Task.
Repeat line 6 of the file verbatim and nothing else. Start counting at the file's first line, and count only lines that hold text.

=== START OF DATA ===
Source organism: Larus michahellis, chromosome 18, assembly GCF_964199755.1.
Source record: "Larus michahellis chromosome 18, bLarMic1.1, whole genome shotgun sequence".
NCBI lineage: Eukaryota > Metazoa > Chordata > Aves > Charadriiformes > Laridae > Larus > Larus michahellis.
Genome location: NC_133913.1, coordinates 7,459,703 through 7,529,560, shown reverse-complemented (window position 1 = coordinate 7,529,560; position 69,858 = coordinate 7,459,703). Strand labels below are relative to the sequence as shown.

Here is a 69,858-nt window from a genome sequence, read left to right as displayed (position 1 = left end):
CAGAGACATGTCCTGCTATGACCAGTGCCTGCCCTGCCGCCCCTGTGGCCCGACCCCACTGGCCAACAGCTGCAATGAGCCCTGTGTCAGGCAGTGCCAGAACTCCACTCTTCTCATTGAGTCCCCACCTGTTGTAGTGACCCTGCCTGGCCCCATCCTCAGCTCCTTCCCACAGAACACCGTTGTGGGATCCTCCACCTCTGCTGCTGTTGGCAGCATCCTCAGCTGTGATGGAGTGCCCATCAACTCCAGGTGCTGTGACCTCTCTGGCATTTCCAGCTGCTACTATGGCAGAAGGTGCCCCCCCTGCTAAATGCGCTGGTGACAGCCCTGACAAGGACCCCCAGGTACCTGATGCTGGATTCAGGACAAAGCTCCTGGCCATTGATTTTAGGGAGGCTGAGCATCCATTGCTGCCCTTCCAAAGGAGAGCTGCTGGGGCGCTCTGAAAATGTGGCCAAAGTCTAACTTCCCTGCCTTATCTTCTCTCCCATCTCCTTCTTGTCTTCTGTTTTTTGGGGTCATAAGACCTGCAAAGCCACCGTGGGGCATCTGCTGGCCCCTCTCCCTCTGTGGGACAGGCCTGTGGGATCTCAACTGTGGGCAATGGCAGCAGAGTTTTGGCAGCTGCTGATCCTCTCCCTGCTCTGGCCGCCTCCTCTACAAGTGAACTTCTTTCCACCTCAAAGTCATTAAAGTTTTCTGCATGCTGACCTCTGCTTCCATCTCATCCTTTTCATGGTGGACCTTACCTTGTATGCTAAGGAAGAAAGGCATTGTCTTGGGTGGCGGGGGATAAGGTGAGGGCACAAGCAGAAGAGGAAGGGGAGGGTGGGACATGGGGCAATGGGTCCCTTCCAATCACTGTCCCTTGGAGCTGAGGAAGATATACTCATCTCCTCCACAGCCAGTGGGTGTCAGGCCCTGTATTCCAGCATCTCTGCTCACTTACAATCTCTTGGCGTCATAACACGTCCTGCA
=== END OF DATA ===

CAGAGACATGTCCTGCTATGACCAGTGCCTGCCCTGCCGCCCCTGTGGCCCGACCCCACTGGCCAACAGCTGCAATGAGCCCTGTGTCAGGCAGTGCCAGAACTCCACTCTTCTCATTGAGTCCCCACCTGTTGTAGTGACCCTGCCTGGCCCCATCCTCAGCTCCTTCCCACAGAACACCGTTGTGGGATCCTCCACCTCTGCTGCTGTTGGCAGCATCCTCAGCTGTGATGGAGTGCCCATCAACTCCAGGTGCTGTGACCTCTCTGGCATTTCCAGCTGCTACTATGGCAGAAGGTGCCCCCCCTGCTAAATGCGCTGGTGACAGCCCTGACAAGGACCCCCAGGTACCTGATGCTGGATTCAGGACAAAGCTCCTGGCCATTGATTTTAGGGAGGCTGAGCATCCATTGCTGCCCTTCCAAAGGAGAGCTGCTGGGGCGCTCTGAAAATGTGGCCAAAGTCTAACTTCCCTGCCTTATCTTCTCTCCCATCTCCTTCTTGTCTTCTGTTTTTTGGGGTCATAAGACCTGCAAAGCCACCGTGGGGCATCTGCTGGCCCCTCTCCCTCTGTGGGACAGGCCTGTGGGATCTCAACTGTGGGCAATGGCAGCAGAGTTTTGGCAGCTGCTGATCCTCTCCCTGCTCTGGCCGCCTCCTCTACAAGTGAACTTCTTTCCACCTCAAAGTCATTAAAGTTTTCTGCATGCTGACCTCTGCTTCCATCTCATCCTTTTCATGGTGGACCTTACCTTGTATGCTAAGGAAGAAAGGCATTGTCTTGGGTGGCGGGGGATAAGGTGAGGGCACAAGCAGAAGAGGAAGGGGAGGGTGGGACATGGGGCAATGGGTCCCTTCCAATCACTGTCCCTTGGAGCTGAGGAAGATATACTCATCTCCTCCACAGCCAGTGGGTGTCAGGCCCTGTATTCCAGCATCTCTGCTCACTTACAATCTCTTGGCGTCATAACACGTCCTGCA